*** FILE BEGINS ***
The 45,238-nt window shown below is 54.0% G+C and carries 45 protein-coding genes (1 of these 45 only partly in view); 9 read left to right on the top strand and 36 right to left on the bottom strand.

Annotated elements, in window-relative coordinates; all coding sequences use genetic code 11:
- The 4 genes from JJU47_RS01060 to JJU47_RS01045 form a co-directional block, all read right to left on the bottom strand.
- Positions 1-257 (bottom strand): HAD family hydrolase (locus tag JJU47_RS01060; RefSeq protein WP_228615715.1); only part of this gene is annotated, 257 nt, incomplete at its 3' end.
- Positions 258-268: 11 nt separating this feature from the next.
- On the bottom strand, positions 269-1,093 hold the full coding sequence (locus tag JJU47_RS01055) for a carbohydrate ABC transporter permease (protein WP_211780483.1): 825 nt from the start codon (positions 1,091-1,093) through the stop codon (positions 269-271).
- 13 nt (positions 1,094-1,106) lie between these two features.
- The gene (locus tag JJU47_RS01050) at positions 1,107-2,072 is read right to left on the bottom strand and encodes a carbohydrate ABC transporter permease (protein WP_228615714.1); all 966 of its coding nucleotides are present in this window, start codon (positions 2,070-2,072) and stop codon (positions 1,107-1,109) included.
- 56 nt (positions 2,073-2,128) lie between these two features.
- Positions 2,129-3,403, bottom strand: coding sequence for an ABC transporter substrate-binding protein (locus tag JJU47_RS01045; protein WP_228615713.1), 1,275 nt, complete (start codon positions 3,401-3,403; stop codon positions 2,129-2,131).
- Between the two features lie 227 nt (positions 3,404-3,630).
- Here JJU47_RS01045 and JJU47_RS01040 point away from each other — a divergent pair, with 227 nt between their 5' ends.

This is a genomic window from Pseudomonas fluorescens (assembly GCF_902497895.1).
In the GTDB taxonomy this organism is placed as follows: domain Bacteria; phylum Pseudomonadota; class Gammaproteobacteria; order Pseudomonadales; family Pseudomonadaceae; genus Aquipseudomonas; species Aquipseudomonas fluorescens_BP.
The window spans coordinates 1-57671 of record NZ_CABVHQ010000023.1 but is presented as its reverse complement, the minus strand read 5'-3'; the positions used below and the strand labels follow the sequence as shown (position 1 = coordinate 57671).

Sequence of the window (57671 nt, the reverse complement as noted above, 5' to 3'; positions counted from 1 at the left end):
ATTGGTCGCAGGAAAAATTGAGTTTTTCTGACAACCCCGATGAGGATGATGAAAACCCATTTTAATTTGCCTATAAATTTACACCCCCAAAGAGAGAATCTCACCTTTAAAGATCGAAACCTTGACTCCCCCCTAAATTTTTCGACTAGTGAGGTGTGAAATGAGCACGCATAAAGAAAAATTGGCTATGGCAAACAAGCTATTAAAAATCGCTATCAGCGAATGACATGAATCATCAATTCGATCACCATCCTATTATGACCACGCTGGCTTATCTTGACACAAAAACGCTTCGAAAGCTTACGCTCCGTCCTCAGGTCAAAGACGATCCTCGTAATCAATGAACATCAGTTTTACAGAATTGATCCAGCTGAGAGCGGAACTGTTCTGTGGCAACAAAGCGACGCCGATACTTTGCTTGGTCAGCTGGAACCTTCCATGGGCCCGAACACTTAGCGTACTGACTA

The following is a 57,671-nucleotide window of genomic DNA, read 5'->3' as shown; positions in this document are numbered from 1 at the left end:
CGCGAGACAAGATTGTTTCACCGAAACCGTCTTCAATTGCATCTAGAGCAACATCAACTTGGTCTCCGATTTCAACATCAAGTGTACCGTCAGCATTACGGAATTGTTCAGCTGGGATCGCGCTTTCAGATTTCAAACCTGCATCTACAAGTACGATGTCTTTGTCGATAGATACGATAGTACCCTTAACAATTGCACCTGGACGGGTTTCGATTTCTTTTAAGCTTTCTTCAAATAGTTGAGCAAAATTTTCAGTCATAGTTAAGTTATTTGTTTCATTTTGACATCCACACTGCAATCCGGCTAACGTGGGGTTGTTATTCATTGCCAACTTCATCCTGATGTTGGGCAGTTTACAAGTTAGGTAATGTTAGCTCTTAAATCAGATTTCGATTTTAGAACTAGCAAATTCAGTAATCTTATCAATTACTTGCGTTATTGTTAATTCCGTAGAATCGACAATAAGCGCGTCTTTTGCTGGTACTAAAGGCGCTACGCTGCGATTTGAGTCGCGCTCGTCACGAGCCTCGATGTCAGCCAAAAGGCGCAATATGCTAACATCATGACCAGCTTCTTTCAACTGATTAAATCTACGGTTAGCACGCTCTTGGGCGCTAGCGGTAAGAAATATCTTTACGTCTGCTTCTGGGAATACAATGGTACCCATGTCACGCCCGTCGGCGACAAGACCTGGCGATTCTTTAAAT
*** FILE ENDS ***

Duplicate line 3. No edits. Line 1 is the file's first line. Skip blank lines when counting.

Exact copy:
- The 4 genes from JJU47_RS01060 to JJU47_RS01045 form a co-directional block, all read right to left on the bottom strand.